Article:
Fairfax County Bourbon Review

Fairfax County Bourbon Review

Fairfax County Bourbon comes to us from the A Smith Bowman distillery which was founded right after prohibition (1934) in Fairfax County Virginia, hence the name of this whiskey. Virginia Gentleman and Fairfax County Bourbon were its two main products and until the 1950s it was the only active distillery in Virginia. In 1988 the distillery moved to Spotsylvania County where it is today. I don’t know exactly when they stopped making the Fairfax County Bourbon, but I’m guessing that the move would have made it difficult to keep the name so it would have been sometime before that.

Fairfax County Bourbon Info

Region: Virginia, USA

Distiller: A Smith Bowman
Cask: New charred oak
Age: 5 years
ABV: 50%

Distilled: Fall 1950
Bottled: Fall 1955

Price: NA – Dusty

Fairfax County Bourbon Review

Worn leather

Dark fruit, oak, dilly rye spice, leather, vanilla and a whole host of spices like cinnamon and clove with a touch of vanilla. It’s a rich full luscious bourbony aroma and I’m loving every second of it.

Dilly spice, oak, complex dark fruit, complex dark sweets, leather and a touch of astringency, varnish and cough syrup. I know that sounds bad, but it’s not and compliments the sweet and spicy notes very well.

Long leathery fade sprinkled with notes of oak, cinnamon, caramel and varnish.

Nicely balanced, a full body and a warm rich texture.

1950s Fairfax County Bourbon is fan-freaking-tastic whiskey. Rich aroma, deep flavors and a pleasantly lingering finish combine in a grin inducing manner. I wanted to give the Fairfax County Bourbon an A- but the harsher varnish / cough syrup notes, while not bad, were hanging a bit heavier than I like and overshadowed the darkly sweet and fruity notes a bit too much. It’s an interesting bourbon all around, but what I found most interesting is that it kept conjuring up images of Four Roses while I was enjoying it.

Something about the combo of rye spice, dark fruity notes and oaky notes hit in just the right combination and my brain kept wanting to find a connection between the Fairfax County Bourbon and a bottle of Four Roses. The next time I get to try this I’ll see if shakes anything loose in the grey matter and see If I can figure out exactly which bottle of 4R it’s reminding me of. If it does I’ll update it here. Regardless, 1950s Fairfax County Bourbon is an incredible whiskey and definitely one for the snag-it-at-an-auction-if-its-reasonablyish-priced list.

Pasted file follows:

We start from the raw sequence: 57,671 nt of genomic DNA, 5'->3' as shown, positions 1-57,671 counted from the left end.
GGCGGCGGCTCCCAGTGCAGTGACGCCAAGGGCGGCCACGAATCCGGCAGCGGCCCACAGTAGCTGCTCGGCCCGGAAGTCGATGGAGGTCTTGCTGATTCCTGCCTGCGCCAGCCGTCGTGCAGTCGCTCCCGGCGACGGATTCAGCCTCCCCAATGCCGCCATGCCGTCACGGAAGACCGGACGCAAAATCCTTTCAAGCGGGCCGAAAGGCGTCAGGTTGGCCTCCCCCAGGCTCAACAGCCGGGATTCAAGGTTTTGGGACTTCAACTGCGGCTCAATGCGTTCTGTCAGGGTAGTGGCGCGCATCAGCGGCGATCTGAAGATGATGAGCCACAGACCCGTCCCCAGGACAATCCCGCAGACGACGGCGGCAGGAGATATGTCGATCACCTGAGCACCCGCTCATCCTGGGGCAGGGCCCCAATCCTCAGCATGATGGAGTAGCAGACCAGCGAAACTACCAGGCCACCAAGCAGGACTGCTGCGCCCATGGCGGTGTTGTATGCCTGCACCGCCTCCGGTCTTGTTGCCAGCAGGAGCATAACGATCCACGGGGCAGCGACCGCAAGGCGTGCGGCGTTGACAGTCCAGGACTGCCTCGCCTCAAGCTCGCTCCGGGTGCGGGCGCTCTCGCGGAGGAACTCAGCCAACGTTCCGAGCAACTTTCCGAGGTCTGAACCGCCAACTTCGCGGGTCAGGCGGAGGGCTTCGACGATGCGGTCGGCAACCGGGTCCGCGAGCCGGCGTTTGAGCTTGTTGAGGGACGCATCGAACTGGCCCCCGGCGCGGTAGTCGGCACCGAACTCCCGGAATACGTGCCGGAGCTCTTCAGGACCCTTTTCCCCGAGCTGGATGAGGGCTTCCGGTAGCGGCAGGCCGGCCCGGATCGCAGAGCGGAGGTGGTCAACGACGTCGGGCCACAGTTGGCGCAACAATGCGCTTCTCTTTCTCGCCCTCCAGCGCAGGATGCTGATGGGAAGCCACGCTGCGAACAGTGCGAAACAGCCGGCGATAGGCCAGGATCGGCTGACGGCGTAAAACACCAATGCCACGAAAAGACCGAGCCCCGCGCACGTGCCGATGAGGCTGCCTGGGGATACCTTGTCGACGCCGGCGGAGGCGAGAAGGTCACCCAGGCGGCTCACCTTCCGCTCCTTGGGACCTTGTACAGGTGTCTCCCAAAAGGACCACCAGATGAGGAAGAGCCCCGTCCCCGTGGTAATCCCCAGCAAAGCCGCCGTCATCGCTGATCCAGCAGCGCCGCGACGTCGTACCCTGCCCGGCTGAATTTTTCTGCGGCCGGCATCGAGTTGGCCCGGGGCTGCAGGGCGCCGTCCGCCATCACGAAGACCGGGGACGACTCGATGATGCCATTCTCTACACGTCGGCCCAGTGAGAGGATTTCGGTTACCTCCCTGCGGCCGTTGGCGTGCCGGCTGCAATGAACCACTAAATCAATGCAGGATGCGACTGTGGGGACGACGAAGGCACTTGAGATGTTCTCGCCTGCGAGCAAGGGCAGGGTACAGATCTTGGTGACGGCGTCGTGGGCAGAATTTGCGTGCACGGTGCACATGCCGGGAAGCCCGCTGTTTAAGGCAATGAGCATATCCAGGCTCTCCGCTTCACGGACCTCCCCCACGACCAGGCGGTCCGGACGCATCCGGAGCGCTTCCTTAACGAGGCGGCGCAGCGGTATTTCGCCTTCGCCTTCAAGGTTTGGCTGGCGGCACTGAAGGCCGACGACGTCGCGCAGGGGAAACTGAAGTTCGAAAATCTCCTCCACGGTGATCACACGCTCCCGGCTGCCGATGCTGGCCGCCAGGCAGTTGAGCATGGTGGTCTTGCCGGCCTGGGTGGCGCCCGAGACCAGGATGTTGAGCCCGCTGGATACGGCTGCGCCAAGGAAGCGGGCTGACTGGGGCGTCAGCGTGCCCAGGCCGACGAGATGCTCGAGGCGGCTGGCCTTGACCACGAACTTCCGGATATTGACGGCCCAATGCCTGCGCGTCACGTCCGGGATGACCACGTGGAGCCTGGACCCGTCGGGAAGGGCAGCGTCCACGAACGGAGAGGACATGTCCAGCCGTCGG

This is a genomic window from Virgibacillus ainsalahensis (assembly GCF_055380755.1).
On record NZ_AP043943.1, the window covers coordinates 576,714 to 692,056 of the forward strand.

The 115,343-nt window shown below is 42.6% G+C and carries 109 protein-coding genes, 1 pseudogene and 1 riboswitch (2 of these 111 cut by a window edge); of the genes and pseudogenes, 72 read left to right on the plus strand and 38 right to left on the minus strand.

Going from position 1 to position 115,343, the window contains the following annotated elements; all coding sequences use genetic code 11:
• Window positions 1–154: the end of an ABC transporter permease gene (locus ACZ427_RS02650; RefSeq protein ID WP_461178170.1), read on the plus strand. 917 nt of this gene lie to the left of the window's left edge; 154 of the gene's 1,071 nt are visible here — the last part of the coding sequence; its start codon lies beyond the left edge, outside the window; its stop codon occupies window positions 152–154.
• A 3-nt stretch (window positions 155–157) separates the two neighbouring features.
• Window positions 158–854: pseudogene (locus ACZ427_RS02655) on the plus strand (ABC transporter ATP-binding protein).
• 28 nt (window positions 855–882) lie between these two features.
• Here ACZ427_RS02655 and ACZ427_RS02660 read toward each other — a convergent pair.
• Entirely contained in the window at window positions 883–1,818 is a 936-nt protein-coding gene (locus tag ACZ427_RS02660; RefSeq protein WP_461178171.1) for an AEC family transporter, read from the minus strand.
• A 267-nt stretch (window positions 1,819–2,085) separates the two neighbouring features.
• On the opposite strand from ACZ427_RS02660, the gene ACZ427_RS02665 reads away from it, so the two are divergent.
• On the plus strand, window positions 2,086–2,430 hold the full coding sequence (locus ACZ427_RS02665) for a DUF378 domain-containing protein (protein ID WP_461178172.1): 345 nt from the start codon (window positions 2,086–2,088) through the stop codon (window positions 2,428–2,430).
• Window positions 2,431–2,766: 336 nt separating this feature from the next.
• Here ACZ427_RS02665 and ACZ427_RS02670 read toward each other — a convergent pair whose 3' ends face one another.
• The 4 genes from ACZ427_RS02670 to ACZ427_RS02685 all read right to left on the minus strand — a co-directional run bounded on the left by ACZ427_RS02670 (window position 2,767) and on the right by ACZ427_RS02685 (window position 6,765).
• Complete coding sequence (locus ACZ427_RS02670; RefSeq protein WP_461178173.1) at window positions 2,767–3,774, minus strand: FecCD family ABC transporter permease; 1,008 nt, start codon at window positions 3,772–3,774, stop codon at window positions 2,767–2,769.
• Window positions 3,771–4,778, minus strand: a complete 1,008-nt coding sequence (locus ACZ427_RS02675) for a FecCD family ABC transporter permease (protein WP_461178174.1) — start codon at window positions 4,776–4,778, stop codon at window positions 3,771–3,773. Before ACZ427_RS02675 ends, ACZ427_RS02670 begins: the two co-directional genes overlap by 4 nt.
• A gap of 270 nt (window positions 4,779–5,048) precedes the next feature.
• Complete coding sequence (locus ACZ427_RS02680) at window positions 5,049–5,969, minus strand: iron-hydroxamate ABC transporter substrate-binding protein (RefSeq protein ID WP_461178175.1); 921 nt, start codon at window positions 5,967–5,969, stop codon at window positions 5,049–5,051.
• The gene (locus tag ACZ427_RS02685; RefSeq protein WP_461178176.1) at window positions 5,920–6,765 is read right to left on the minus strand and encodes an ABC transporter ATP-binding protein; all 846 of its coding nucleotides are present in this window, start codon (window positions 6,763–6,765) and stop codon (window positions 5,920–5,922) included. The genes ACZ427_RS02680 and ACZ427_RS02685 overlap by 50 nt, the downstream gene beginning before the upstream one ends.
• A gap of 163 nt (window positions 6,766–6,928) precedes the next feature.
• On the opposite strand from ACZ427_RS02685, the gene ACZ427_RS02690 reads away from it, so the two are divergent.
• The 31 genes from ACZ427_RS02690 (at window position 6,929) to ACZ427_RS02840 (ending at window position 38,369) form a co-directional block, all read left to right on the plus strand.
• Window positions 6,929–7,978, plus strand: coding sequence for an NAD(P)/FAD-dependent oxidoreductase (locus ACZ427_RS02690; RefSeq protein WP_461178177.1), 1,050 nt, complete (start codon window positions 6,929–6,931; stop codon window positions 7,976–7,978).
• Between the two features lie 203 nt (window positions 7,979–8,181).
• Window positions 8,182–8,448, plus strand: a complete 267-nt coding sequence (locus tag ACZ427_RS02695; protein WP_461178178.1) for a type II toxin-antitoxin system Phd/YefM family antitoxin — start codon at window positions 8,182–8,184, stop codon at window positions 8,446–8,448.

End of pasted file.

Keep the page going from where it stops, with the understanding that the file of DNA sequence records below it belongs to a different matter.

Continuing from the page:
SCORE: 87-89X/100 (consumed at a tasting, not at home)

Fairfax County Bourbon Label

Josh Peters

Josh Peters

I read about, think about, write about, and drink whisk(e)y. In short, it's my passion.
Josh Peters

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12 Responses to Fairfax County Bourbon Review

    • Good question. Based on what I’ve seen bourbon like that go for on the secondary lately I’d say you could get somewhere in the $150-$250 for each. Though keep in mind that at auction you’ll only end up with about 1/2, or possibly even less, of the hammer price after you’ve paid for shipping and all of the fine print auction house fees. Unless you’re seriously hard up for cash I’d just drink them or trade them with friends for other bottles you want.

  1. I just acquired a bottle of this with a bottle date of 1981. Joe Dangler, the Master Distiller of Bowman for well over 30 years told me that all Bowman produced bourbon was halted at the time of the move in 1988. They contracted with Ancient Age (BT) to supply their distillate from that point on.

  2. Josh: I hope this reaches you. I have an unopened bottle of Fairfax County Bourbon 4/5 quart that says on the stamp, Fall 1965 and below Spring 1970 and below that 1969. Does this make sense to you? Is this bourbon worth anything? Would love to know. I got out of the Army in 1960 in Arlington VA and bought this at some point and never drank it. Saw your notes and it is obvious you know a lot about this type of bourbon. Any info appreciated…Ed

    • Hey Ed,

      That’s really weird. If you can send some clear pictures to the email address listed in the contact section I’ll see what I can do to help you out. I’d need clear photos of the front, back, bottom, top and sides of the tax strip. Cheers!

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